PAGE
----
German car associations were up in arms following a decision by the European Parliament to support a de facto ban on the sale of new combustion engine cars as of 2035, saying it was too ambitious and costly and going against the market and citizens.
The ban on the sale of cars running on petrol and diesel is a pivotal part of the European Commission’s long-term goal of becoming climate neutral in 2050. Previously, the transport sector had been one of the bloc’s climate laggards.
After a significant majority in the European Parliament voted to support a 2035 ban on Wednesday afternoon (8 June), car manufacturers wasted no time lashing out.
“The EU Parliament has today decided against citizens, against the market, against innovation and against modern technologies,” said Hildegard Müller, president of the German auto industry association VDA, in a statement issued a few hours later on Wednesday.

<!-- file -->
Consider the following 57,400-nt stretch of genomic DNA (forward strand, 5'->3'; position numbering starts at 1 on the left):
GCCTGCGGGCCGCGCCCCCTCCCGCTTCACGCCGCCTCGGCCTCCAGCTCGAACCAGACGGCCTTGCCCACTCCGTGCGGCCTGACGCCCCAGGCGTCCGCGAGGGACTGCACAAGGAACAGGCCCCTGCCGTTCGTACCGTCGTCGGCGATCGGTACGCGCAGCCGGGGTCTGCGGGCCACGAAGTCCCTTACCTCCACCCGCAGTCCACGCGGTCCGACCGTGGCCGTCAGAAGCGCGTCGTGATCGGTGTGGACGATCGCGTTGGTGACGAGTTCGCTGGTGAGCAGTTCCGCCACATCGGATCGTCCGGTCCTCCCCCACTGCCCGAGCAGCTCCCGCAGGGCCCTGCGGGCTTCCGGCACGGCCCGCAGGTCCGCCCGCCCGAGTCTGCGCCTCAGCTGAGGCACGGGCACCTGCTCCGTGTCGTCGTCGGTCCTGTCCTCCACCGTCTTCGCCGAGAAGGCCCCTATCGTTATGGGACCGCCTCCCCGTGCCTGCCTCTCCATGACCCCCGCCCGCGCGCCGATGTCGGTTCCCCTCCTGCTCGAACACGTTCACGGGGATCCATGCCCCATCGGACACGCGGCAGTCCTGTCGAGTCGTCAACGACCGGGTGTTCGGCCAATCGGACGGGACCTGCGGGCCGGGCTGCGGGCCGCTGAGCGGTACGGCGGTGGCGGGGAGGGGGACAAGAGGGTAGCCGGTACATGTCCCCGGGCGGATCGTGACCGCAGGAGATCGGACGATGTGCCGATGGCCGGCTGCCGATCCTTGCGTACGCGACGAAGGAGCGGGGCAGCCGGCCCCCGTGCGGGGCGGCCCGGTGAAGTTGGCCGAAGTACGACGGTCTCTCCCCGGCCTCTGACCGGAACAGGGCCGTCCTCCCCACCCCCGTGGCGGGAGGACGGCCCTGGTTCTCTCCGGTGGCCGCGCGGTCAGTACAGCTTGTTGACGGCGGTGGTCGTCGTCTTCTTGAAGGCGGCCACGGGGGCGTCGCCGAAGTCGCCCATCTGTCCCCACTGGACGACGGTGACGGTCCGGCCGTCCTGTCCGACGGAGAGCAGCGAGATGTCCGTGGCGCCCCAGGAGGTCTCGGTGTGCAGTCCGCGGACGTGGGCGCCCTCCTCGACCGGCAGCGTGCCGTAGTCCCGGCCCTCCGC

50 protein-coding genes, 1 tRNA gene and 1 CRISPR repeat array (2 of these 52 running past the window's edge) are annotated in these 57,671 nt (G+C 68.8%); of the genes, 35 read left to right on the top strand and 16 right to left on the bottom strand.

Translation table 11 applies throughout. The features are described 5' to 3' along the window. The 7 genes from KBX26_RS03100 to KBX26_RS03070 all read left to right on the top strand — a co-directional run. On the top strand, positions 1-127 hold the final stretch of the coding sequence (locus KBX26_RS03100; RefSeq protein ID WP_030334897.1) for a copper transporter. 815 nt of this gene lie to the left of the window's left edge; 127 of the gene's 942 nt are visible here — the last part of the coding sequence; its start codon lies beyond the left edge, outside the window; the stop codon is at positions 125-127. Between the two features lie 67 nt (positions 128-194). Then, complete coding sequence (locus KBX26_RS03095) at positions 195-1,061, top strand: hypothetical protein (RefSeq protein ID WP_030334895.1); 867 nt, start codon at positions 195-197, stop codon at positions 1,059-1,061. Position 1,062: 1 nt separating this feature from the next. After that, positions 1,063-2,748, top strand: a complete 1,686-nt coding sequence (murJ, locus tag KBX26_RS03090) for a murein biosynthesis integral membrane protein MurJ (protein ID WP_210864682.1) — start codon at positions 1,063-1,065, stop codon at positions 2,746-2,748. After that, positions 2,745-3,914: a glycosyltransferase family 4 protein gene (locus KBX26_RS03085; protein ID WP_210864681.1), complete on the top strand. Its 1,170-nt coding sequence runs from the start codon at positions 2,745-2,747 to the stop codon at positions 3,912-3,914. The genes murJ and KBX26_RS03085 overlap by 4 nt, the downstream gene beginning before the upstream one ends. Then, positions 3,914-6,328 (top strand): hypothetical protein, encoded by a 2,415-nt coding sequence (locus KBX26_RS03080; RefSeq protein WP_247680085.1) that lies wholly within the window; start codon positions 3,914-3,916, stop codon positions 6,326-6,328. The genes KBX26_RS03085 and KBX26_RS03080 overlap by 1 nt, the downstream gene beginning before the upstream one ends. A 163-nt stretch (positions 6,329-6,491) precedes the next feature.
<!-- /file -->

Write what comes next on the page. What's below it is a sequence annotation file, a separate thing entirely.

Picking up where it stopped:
Citing the lacklustre charging infrastructure in Europe, Müller said it was too early for such an outright ban. Her association had previously warned that the rollout of the charging infrastructure in Germany was too slow.
“It is, therefore, simply too early for such an objective. It will increase costs for consumers and put consumer confidence at risk.”
Her position was supported by the VDA’s EU counterpart, ACEA.
“Given the volatility and uncertainty we are experiencing day-by-day globally, any long-term regulation going beyond this decade is premature at this early stage,” said Oliver Zipse, president of ACEA and CEO of German carmaker BMW.’
The German association of car drivers, ADAC, chimed in as well, expressing in a press release its “regrets” about the ban and noting that “it will not be possible to achieve the ambitious climate protection goals in transport with electromobility alone”.